Current market trends reflect idiosyncratic risk reality

As a result, voluntary carbon credit pricing behaves exactly as one would expect in an idiosyncratic asset class.

 

Prices of carbon credits vary widely depending on SDG contributions, standards, methodologies, project activities (avoidance, removal, etc), host countries, and many other factors.

 

We have observed that projects contributing to more SDGs, as well as those contributing to high impact SDGs (biodiversity, health services, education, etc) have higher valuations.

 

We have also confirmed that a VCS carbon credit on average trades at a significantly higher price than a CDM credit, as well as projects in Africa compared to those in India or China.

 

More recently, VCM carbon credits may also have one or more ratings from various carbon credit ratings agencies that are emerging, which can impact valuation.

Seller behavior in standardized instruments

And now we can better understand the behavior observed in the price chart at the beginning of this article. Standardized instruments such as the N-GEO trade on the basis of market participants (sellers) placing a certain volume of their eligible carbon credits into the instrument at a certain price.

 

Buyers can only see the specific carbon credit (project and vintage) once they actually buy the instrument. As a result, sellers are more likely to place carbon credits in the N-GEO instrument that meet the lowest possible eligibility criteria.

 

So, sellers would place 2016 vintages (which trade significantly lower than 2018 and up) of projects with the lowest co-benefit (SDG) activity that are based in host countries with lower demand by corporate buyers.

 

The result is an instrument that behaves much like a commodity. That is, pricing is primarily based on the core utility of a carbon credit: offsetting greenhouse gas (GHG) emissions through retirement. In fact, it’s much closer to how CDM credits behaved during the Kyoto days.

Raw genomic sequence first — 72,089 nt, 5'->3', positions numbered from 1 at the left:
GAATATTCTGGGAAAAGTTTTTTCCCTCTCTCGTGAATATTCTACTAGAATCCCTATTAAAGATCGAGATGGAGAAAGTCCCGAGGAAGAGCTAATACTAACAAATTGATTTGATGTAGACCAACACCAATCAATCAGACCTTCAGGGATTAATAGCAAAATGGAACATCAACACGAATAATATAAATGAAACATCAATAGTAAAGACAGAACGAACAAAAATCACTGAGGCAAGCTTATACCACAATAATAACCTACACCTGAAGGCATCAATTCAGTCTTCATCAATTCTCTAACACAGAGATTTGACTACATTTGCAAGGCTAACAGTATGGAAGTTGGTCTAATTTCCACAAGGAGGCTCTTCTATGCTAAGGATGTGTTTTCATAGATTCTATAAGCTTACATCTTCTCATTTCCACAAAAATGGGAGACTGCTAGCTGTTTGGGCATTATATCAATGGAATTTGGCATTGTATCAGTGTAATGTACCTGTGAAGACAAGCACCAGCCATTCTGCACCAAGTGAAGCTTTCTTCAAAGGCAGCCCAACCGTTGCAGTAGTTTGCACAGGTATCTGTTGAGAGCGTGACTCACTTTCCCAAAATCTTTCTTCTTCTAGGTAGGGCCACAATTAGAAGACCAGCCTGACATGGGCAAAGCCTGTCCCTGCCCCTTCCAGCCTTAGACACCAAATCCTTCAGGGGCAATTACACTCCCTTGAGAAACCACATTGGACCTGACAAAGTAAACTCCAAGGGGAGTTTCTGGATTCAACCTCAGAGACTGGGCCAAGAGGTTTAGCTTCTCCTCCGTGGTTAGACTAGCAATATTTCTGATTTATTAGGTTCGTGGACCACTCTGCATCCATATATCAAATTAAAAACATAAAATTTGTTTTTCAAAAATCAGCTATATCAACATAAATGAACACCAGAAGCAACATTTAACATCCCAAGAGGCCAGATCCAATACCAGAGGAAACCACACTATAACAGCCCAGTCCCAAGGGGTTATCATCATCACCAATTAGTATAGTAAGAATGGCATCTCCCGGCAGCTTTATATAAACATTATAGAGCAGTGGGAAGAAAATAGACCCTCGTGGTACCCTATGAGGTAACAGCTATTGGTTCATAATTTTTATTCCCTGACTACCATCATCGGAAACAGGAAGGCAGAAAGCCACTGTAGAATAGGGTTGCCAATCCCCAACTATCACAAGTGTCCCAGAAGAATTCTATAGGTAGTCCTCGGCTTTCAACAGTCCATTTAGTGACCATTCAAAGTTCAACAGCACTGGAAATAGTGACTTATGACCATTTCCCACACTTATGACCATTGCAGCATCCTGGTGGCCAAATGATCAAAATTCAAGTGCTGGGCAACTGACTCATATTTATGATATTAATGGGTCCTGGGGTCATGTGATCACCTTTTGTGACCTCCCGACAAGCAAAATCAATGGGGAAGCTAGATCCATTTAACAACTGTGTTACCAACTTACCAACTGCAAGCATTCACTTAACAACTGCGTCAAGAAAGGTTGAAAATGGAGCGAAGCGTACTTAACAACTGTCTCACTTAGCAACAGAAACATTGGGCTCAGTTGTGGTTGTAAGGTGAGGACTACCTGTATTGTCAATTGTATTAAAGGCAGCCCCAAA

By contrast, the OTC voluntary carbon market presents a much wider diversity of carbon projects, capturing various premium features that can affect valuation (high co-benefits, more recent vintages, host countries in high demand, etc.). In fact, it behaves more like a corporate bond would.

Direct asset pricing offers more transparency

Standardized instruments have added important liquidity and pricing reference to the VCM especially between late 2021 to early 2022 when market pricing was much more opaque.

However, for the reasons discussed in this article, these instruments have shown weak correlation with the actual assets being transacted.

 

Therefore, we recommend that the valuation treatment for voluntary carbon credits be the direct asset pricing by project and vintage level – similar to how one would value a corporate bond by its issuer risk and expiry.

 

A carbon credit valuation platform such as VAI offers full transparency into carbon credit pricing and project information as shown below. In this example, VAI is publishing daily pricing on the full vintage premium curve of projects including the respective fair value hierarchy for each vintage price.

Example pricing by vintage for nature based carbon project v3

Note: Sample of full vintage curve from the VAI platform, displaying prices by vintage level, including the respective fair value hierarchy (green dots represent level 1 and blue dots are level 2).

 

Combined with the right benchmark, these vintage pricing curves at project level can be used for pre-trade contractual agreements as well as post-trade daily valuation and risk management.

 

Try the VAI platform today to see:

 

  • Daily Prices for various voluntary carbon market projects and vintages
  • Project details including issuances, instrument eligibility, project type, SDG impact, and more

 

You may also be interested in reading about how VAI won Best Market Innovation in the 2022 Environmental Finance Voluntary Carbon Market Rankings.

About the author:

Marcelo Labre is CEO and Co-Founder of Viridios AI. He has over 18 years of financial markets experience across multiple asset classes. As a pioneer in the carbon markets, he has worked on some of the most innovative structured carbon transactions in the markets to date. Marcelo is also a subject matter expert and thought leader on applications of Artificial Intelligence (AI) in finance. An engineer by training, he has a Masters in Finance from London Business School and a PhD in Mathematical Finance from Imperial College London.